Today, Senate Republicans released their version of the American Health Care Act (AHCA), or as the Senate is calling it, the Better Care Reconciliation Act of 2017 (BCRA). The AHCA was passed in the House in May as a replacement plan for the Affordable Care Act (ACA). We previously posted about what the original and final versions of the AHCA meant for people with disabilities and the eight core principles in the ACA that we believe need to be preserved. Here is an analysis of those eight principles and the BCRA.
- Prohibition against Denial of Coverage for Pre-Existing Conditions: In theory, the BCRA maintains the ACA protection that insurance companies cannot deny coverage due to a pre-existing conditions. However, other changes could affect this protection (see #3 & 4 below).
- Guaranteed Renewability of Coverage: The BCRA maintains the ACA protection that insurance companies must renew anyone’s coverage.
- Prohibition against Individual Underwriting: The BCRA does not follow the House’s AHCA as it does not allow states to seek a waiver which would allow an insurance company to surcharge individuals by health status if they experienced a gap in coverage. However, the BCRA does allow states to seek other waivers on essential health benefits (see #4), out-of-pocket limits and actuarial value requirements which could have an affect on how plans are underwritten and provide insurers with a back door way to medically underwrite people with disabilities.
- Essential Health Benefits Required in Every Qualified Health Plan: As with the House bill, the Senate’s BCRA eliminates the essential health benefits (EHBs) for the Medicaid program and allows states to seek a waiver from the ACA requirement that insurance companies be required to offer plans that cover ten EHBs. These EHBs cover a variety of things, including prescription medication, mental health treatment, durable medical equipment or other medical devices, or rehabilitation and/or habilitation benefit, among others. All of these benefits are of significant importance to people with disabilities and allowing states to seek a waiver from requiring insurance companies to provide the EHBs puts people with disabilities at risk that they will not be able to have affordable, comprehensive coverage which will meet their needs. Without the EHBs, insurance companies will be allowed to determine what is covered and effectively deny coverage for pre-existing conditions by not providing coverage for the services that those pre-existing conditions require.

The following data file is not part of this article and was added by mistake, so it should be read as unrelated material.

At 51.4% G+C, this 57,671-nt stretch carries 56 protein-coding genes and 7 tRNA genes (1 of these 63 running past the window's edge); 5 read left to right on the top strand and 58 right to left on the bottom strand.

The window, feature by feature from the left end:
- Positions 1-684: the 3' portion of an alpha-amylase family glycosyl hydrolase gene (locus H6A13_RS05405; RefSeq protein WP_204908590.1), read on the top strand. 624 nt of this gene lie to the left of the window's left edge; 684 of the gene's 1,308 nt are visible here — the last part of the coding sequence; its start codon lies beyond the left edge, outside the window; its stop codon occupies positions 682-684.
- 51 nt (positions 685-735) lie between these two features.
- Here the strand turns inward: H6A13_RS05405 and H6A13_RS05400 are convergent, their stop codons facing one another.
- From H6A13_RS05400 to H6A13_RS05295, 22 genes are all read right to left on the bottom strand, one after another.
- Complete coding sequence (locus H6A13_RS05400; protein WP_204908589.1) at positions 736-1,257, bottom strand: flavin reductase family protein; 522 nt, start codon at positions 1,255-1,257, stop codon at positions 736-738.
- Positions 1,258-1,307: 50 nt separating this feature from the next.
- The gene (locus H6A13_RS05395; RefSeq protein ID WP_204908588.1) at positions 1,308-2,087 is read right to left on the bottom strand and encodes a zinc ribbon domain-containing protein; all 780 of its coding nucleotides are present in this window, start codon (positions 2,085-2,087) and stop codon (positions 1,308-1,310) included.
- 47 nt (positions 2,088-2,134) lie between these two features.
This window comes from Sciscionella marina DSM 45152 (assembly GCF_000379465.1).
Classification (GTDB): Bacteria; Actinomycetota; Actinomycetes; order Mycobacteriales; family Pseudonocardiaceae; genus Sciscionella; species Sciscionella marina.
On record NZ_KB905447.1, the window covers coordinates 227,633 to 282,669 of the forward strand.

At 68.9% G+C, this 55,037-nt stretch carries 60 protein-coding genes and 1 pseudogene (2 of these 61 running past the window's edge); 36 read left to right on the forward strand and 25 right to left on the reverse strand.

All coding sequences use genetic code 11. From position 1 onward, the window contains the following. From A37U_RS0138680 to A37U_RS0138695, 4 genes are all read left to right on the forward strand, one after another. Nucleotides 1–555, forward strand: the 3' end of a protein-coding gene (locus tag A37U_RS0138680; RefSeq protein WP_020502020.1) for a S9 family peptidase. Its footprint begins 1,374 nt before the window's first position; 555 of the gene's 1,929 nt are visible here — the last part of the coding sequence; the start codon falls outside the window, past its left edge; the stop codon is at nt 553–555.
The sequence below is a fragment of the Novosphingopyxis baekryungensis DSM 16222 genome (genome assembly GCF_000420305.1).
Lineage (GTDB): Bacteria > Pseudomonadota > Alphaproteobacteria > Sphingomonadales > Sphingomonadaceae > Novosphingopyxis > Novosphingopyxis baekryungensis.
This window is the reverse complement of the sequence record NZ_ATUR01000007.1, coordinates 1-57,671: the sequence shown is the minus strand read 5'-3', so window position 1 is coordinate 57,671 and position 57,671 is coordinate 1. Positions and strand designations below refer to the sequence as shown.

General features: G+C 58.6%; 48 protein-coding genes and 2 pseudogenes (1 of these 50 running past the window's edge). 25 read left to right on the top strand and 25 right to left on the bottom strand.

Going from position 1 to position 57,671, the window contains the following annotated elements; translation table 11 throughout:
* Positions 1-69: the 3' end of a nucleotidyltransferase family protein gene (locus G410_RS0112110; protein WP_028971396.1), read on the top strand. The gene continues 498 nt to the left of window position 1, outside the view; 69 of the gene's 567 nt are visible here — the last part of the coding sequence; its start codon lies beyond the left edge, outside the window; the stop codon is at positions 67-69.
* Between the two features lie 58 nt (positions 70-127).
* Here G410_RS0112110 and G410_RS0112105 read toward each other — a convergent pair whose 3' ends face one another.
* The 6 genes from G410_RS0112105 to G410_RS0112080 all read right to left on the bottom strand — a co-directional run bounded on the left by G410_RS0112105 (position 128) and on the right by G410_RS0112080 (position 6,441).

- Prohibition against Lifetime Monetary Caps: The BCRA maintains the ACA protection which prohibits insurance companies from placing lifetime or annual monetary caps on the amount they will reimburse for care. However, it should be noted that the lifetime and annual monetary caps are directly related to the EHBs, meaning that if states change the EHBs through a waiver, this could have a direct impact on the prohibition against monetary caps as insurance companies could place monetary caps on those benefits that a state no longer considers essential.
- Prohibition against Discrimination in Health Programs: The BCRA keeps §1557 which prohibits discrimination in any health programs on the basis of race, nationality, disability, age, or sex.
- Extension of Mental Health Parity to the Individual and Small Group Market: The BCRA does not change the mental health parity law so it will continue to apply equally to the employer and large group markets as well as the individual and small group markets.
- Medicaid Expansion: Under the BCRA, the Medicaid expansion would remain in effect through 2019, but beginning in 2020 the enhanced federal matching percentage would begin to phase out and the Medicaid program as a whole would transfer to a per capita cap (states would also be given the option to chose a block grant). The per capita cap would mean that the federal government would pay a set amount per enrollee to the states. Of note, one of the major differences between the BCRA and the AHCA is the growth rate for the per capita caps. In this way, the Senate bill is MUCH worse as the growth rate is lower meaning that the Medicaid cuts over time would be much more severe. We believe per capita caps, in general, significantly undermine the Medicaid program and will lead to reduced access to care for people with disabilities on Medicaid. AAHD is a member of the Consortium for Citizens with Disabilities (CCD) and CCD has put out a statement indicating how detrimental both block grants and per capita caps could be on people with disabilities. That CCD statement can be downloaded here.
Under the BCRA, we believe that, just like the AHCA, it fails to preserve the protections the ACA provided for people with disabilities. Therefore, the American Association on Health and Disability (the lead partner for the NDNRC) continues to oppose both the AHCA and BCRA and urges Congress to reject them.